Farmersgirl Kitchen

Bloomsbury Bookshelf Round Up

Reviews | July 7, 2015 | By

Sophie and The Sibyl by Patricia Dunker
Published by Bloomsbury
Hardback £16.99
eBook £14.99


The blurb
A Victorian Romance, in which the Reader will be transported to 1870s Berlin, to meet George Eliot, observe her relationship with her publisher, and learn of the surprising and knotty entanglements of Our Hero Max
The Duncker brothers, Max and Wolfgang, own a thriving publishing business.  When Max’s fondness for gambling and brothels gets out of hand, the older, wiser Wolfgang sends him to Homburg, to dance attendance on a special celebrity author – the enigmatic Sibyl, otherwise known as George Eliot.  The most feted writer in Europe has scandalised English society by living with a married man, the biographer and philosopher George Henry Lewes, and the couple are enjoying a rapturous welcome in liberal Berlin.  As enthralling and intelligent as her books, the Sibyl soon has Max bewitched.
But Wolfgang has an ulterior motive for the trip: to find Max a wife, in the daughter of a family friend, Countess Sophie von Hahn.  At first, Max is lured by Sophie’s beauty and his affectionate memories of their shared childhood.  But Sophie proves to be nothing like the vision of angelic domesticity he was expecting. Mischievous, wilful and daring, she gambles recklessly and rides horses like a man.  Furthermore, as George Eliot’s most ardent fan, she is determined to meet her idol.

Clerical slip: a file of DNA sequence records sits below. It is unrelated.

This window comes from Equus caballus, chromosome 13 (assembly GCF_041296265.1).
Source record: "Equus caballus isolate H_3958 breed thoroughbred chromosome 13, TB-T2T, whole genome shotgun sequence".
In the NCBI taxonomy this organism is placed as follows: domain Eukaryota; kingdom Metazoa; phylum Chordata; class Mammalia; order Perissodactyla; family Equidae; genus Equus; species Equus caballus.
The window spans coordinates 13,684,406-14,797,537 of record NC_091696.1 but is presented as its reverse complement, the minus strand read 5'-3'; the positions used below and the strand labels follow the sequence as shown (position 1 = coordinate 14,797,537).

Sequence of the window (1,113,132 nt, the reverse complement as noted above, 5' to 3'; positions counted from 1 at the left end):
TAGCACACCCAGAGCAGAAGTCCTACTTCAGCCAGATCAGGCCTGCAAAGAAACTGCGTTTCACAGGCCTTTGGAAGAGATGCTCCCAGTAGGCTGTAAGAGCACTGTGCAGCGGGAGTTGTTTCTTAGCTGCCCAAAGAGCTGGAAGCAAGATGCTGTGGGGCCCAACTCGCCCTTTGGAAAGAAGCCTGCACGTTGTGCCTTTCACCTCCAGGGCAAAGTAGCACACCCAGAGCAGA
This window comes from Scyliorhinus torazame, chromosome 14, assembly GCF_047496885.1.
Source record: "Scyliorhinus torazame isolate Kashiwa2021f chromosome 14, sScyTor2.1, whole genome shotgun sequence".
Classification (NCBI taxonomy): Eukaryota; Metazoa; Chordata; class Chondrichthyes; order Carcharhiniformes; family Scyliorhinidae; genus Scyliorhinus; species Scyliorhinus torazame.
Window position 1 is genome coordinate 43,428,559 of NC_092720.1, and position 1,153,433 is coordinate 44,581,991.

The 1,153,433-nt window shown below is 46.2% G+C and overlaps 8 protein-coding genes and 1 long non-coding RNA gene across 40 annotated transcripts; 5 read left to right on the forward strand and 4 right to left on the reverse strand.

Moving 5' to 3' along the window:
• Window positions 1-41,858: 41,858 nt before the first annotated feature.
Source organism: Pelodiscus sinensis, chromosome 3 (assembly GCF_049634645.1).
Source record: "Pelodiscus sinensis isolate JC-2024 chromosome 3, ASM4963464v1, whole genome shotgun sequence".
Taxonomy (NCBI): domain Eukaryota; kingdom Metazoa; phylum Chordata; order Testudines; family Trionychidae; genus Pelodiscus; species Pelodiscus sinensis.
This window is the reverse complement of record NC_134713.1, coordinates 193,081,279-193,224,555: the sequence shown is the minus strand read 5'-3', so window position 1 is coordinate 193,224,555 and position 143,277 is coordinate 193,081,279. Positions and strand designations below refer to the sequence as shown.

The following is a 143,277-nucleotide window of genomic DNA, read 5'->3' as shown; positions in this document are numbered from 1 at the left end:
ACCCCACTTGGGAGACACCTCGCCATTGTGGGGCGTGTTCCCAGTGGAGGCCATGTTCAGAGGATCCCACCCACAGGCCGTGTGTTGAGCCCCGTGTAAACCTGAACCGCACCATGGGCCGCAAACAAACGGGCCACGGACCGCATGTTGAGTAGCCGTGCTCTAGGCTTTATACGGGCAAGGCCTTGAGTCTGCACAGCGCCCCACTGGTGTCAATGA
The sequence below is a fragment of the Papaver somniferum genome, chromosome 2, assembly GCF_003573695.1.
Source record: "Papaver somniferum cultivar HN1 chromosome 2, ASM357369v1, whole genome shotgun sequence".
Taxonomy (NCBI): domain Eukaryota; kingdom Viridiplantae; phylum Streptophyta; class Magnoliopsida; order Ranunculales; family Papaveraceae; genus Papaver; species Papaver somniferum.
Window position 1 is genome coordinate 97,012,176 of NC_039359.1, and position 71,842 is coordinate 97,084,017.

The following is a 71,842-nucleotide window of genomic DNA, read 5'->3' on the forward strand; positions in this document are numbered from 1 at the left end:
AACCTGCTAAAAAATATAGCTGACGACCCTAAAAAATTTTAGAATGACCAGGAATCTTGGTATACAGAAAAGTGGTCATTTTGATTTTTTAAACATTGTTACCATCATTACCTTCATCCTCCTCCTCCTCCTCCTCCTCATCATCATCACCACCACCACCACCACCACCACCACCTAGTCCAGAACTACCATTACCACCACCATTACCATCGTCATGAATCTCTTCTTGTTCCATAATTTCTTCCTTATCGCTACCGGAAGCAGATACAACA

Both Sophie and the Sibyl have Max in thrall and he is soon out of his depth, torn between his worship of these two unconventional women – whose eventual meeting will have unexpected and gloriously amusing consequences.

From a virtuoso musician by the name of Herr Klesmer to a talented painter called Meyrick, the pages of Sophie and the Sibyl are peopled with characters and scenes the Reader may recognise from the works of Eliot herself.  Embodying the spirit of the age, it explores the issues of the day: Darwinian ideas, education for women, the arts and artistry, reputation and celebrity – as well as the role of the narrator in fiction.  Portraying the author-publisher relationship with wonderful subtlety and humour, it confirms Patricia Duncker’s reputation as a writer’s writer. Playful, audacious and as dazzlingly witty as its protagonists, Sophie and the Sibyl is a literary masterpiece from the author of Hallucinating Foucault and James.

My thoughts
I very nearly gave up on this book.  I found part I rather dull, not in the least bit funny or gripping as described by the reviewers in the press release.  However I did persevere and part II was much better and definitely worth hanging on for.  This is an odd little book, to me the characters were rather one dimensional, as if the author didn’t really know them and was standing behind a glass window watching them but not really hearing or understanding their nature.  What it did do was pique my interest in George Eliot and her novels. She is not an author I have read and I feel that I probably should, so if nothing else this book may widen my knowledge of Victorian literature!



The Pleasure of Reading, Edited by Antiona Fraser, preface by Victoria Gray
Published by Bloomsbury
Paperback £9.99

The blurb